<p><strong>STUDY DESIGN: </strong>This prospective cohort study included survivors of WT who were ≥5 years old and ≥1 year from completing therapy, excluding those with pre-existing hypertension, prior dialysis or kidney transplant. Participants completed 24-hour ambulatory blood pressure monitoring (ABPM). Abnormal blood pressure (BP) was defined as ≥90 percentile. Masked hypertension was defined as having normal office BP and abnormal ABPM findings. Urine was analyzed for KIM-1, IL-18, EGF, albumin, and creatinine. Estimated glomerular filtration rate (eGFR) was calculated using the bedside CKiD equation. Recent kidney ultrasounds and echocardiograms were reviewed for contralateral kidney size and left ventricular hypertrophy (LVH), respectively. Clinical follow-up data was collected for approximately 2 years following study enrollment.</p>

<p><strong>RESULTS: </strong>Thirty-two participants (median age 13.6 [IQR: 10.5-16.3] years; 75% ≥Stage 3 WT) were evaluated at a median of 8.7 years (IQR: 6.5-10.8) post-therapy; 29 participants underwent unilateral radical nephrectomy, two bilateral partial nephrectomy, and one radical and contralateral partial nephrectomy. 72% received kidney radiotherapy and 75% received doxorubicin. Recent median eGFR was 95.6 ml/min/1.73m (IQR: 84.6-114.0; 11 (34%) had an eGFR &lt;90). Abnormal ABPM results were found in 22/29 participants (76%), masked hypertension in 10/29 (34%), and microalbuminuria in 2/32 (6%). 22/32 (69%) participants had abnormal EGF; few had abnormal KIM-1 or IL-18. Seven participants with previous unilateral nephrectomy lacked compensatory contralateral kidney hypertrophy. None had LVH.</p>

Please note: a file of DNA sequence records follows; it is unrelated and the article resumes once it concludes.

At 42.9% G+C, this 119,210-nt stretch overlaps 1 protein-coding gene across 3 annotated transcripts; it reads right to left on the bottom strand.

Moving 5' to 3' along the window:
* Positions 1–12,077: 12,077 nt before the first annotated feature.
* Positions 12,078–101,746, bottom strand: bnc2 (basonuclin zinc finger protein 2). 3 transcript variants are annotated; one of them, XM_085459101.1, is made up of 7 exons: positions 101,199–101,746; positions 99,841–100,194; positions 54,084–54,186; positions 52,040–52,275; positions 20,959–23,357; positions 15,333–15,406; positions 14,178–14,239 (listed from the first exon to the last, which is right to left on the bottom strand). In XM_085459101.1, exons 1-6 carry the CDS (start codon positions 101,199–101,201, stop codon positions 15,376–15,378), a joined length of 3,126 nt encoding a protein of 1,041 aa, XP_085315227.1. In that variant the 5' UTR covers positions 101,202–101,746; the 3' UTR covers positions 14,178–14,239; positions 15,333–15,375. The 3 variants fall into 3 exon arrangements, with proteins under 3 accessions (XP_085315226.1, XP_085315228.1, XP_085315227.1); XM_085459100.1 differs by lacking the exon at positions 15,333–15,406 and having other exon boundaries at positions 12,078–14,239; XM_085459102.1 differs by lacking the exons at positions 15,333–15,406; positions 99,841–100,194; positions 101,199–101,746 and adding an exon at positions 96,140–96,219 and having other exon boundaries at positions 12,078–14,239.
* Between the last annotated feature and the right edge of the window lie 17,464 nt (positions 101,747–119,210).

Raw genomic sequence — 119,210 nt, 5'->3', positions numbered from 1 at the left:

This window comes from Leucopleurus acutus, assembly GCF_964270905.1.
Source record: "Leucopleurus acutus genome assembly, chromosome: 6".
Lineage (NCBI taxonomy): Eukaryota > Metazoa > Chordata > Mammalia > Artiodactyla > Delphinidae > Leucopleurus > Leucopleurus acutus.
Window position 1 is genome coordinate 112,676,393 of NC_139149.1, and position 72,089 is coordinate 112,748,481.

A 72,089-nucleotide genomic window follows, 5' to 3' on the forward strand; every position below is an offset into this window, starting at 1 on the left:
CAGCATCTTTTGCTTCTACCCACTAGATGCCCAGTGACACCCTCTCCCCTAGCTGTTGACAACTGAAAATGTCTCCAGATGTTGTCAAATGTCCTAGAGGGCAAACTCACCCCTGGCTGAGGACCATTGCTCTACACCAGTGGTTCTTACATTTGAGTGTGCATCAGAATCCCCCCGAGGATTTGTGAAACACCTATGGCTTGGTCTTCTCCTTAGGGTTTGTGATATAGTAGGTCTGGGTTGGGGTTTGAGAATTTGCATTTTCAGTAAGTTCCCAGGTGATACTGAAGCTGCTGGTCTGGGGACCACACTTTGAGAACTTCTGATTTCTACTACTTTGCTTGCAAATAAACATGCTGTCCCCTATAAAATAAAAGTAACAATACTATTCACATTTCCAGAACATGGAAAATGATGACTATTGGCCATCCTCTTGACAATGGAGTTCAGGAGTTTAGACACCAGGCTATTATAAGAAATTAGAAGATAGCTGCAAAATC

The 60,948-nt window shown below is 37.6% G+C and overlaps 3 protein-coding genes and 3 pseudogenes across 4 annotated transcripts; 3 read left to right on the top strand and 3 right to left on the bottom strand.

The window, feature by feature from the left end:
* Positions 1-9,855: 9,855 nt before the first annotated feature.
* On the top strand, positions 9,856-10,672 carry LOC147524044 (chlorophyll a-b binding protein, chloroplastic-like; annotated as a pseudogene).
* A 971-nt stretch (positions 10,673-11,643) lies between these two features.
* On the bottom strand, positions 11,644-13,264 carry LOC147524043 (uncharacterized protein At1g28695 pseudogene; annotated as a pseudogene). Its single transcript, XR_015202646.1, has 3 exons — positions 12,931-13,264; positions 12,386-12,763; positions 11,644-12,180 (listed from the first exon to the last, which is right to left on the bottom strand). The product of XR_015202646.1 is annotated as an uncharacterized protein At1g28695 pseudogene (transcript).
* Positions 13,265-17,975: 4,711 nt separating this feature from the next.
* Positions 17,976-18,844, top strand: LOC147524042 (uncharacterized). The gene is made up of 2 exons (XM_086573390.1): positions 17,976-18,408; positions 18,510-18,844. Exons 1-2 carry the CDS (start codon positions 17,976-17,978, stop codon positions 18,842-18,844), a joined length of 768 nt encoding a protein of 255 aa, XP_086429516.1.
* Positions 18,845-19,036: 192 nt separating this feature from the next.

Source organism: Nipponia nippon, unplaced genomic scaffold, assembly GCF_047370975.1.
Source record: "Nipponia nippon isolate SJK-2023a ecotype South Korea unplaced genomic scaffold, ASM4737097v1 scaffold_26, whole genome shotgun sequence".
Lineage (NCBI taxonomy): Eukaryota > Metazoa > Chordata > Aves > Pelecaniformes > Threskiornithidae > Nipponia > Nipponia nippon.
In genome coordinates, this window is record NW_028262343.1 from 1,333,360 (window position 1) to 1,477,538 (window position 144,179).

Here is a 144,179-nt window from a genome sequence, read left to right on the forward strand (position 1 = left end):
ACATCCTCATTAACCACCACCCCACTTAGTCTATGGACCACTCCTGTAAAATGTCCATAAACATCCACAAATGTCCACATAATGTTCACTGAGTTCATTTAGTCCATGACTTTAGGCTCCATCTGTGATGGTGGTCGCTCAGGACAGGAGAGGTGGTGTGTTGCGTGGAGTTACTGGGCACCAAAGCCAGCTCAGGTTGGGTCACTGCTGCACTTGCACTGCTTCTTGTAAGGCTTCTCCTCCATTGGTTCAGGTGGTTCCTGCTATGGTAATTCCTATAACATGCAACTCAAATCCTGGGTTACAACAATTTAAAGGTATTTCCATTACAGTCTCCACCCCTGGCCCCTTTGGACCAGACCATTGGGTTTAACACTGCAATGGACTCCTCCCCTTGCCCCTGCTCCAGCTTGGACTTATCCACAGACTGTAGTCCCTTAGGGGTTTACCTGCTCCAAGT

<p><strong>CONCLUSION: </strong>In survivors of WT, adverse kidney outcomes were common and should be closely monitored.</p>

DOI

10.1016/j.jpeds.2020.12.005

Alternate Title

J Pediatr

PMID

33290810

Title

Attitudes Toward Fertility Preservation Among Transgender Youth and Their Parents.

Year of Publication

2020

Date Published

2020 Apr 29

ISSN Number

1879-1972

Abstract

<p><strong>PURPOSE: </strong>While gender-affirming hormones (GAH) may impact the fertility of transgender and gender diverse (TGGD) youth, few pursue fertility preservation (FP). The objective of this study is to understand youth and parent attitudes toward FP decision-making.</p>

<p><strong>METHODS: </strong>This study is a cross-sectional survey of youth and parents in a pediatric, hospital-based gender clinic from April to December 2017. Surveys were administered electronically, containing 34 items for youth and 31 items for parents regarding desire for biological children, willingness to delay GAH for FP, and factors influencing FP decisions.</p>